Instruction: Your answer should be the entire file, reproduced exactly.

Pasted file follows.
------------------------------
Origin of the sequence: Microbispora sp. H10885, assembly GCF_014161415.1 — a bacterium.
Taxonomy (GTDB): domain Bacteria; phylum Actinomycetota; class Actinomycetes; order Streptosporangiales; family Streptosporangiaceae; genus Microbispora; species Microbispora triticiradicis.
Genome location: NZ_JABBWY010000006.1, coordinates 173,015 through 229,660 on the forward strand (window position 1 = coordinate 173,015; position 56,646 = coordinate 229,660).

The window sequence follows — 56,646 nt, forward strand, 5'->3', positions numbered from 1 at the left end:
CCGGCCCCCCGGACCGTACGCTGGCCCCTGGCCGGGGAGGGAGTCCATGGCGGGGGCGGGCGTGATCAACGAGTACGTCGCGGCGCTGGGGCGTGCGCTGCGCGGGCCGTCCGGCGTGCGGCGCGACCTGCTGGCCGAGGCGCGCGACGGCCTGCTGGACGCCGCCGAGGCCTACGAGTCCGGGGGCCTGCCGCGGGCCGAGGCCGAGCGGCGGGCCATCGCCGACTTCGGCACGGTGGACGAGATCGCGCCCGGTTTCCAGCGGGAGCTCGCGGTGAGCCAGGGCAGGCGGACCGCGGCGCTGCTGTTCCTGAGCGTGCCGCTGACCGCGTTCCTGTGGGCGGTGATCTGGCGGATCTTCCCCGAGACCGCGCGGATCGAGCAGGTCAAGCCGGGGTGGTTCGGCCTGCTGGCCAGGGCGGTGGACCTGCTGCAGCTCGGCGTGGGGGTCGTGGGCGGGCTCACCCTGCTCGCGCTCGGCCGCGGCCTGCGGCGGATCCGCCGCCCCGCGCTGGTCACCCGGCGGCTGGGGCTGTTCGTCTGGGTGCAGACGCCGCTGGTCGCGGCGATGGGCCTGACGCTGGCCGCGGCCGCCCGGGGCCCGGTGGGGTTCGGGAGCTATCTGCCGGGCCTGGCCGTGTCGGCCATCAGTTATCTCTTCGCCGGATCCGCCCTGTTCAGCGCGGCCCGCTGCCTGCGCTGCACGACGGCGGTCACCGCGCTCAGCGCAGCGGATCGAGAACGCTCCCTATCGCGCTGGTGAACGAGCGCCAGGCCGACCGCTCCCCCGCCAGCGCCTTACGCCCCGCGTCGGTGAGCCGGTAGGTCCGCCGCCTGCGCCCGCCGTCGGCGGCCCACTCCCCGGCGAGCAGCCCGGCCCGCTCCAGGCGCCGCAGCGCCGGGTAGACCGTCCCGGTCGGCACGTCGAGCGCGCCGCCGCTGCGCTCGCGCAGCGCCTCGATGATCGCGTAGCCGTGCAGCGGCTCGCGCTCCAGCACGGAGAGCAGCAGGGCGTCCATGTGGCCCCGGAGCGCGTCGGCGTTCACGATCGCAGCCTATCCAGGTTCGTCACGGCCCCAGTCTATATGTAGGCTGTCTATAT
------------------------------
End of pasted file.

Origin of the sequence: Microbispora sp. H10885, assembly GCF_014161415.1 — a bacterium.
Taxonomy (GTDB): domain Bacteria; phylum Actinomycetota; class Actinomycetes; order Streptosporangiales; family Streptosporangiaceae; genus Microbispora; species Microbispora triticiradicis.
Genome location: NZ_JABBWY010000006.1, coordinates 173,015 through 229,660 on the forward strand (window position 1 = coordinate 173,015; position 56,646 = coordinate 229,660).

The window sequence follows — 56,646 nt, forward strand, 5'->3', positions numbered from 1 at the left end:
CCGGCCCCCCGGACCGTACGCTGGCCCCTGGCCGGGGAGGGAGTCCATGGCGGGGGCGGGCGTGATCAACGAGTACGTCGCGGCGCTGGGGCGTGCGCTGCGCGGGCCGTCCGGCGTGCGGCGCGACCTGCTGGCCGAGGCGCGCGACGGCCTGCTGGACGCCGCCGAGGCCTACGAGTCCGGGGGCCTGCCGCGGGCCGAGGCCGAGCGGCGGGCCATCGCCGACTTCGGCACGGTGGACGAGATCGCGCCCGGTTTCCAGCGGGAGCTCGCGGTGAGCCAGGGCAGGCGGACCGCGGCGCTGCTGTTCCTGAGCGTGCCGCTGACCGCGTTCCTGTGGGCGGTGATCTGGCGGATCTTCCCCGAGACCGCGCGGATCGAGCAGGTCAAGCCGGGGTGGTTCGGCCTGCTGGCCAGGGCGGTGGACCTGCTGCAGCTCGGCGTGGGGGTCGTGGGCGGGCTCACCCTGCTCGCGCTCGGCCGCGGCCTGCGGCGGATCCGCCGCCCCGCGCTGGTCACCCGGCGGCTGGGGCTGTTCGTCTGGGTGCAGACGCCGCTGGTCGCGGCGATGGGCCTGACGCTGGCCGCGGCCGCCCGGGGCCCGGTGGGGTTCGGGAGCTATCTGCCGGGCCTGGCCGTGTCGGCCATCAGTTATCTCTTCGCCGGATCCGCCCTGTTCAGCGCGGCCCGCTGCCTGCGCTGCACGACGGCGGTCACCGCGCTCAGCGCAGCGGATCGAGAACGCTCCCTATCGCGCTGGTGAACGAGCGCCAGGCCGACCGCTCCCCCGCCAGCGCCTTACGCCCCGCGTCGGTGAGCCGGTAGGTCCGCCGCCTGCGCCCGCCGTCGGCGGCCCACTCCCCGGCGAGCAGCCCGGCCCGCTCCAGGCGCCGCAGCGCCGGGTAGACCGTCCCGGTCGGCACGTCGAGCGCGCCGCCGCTGCGCTCGCGCAGCGCCTCGATGATCGCGTAGCCGTGCAGCGGCTCGCGCTCCAGCACGGAGAGCAGCAGGGCGTCCATGTGGCCCCGGAGCGCGTCGGCGTTCACGATCGCAGCCTATCCAGGTTCGTCACGGCCCCAGTCTATATGTAGGCTGTCTATAT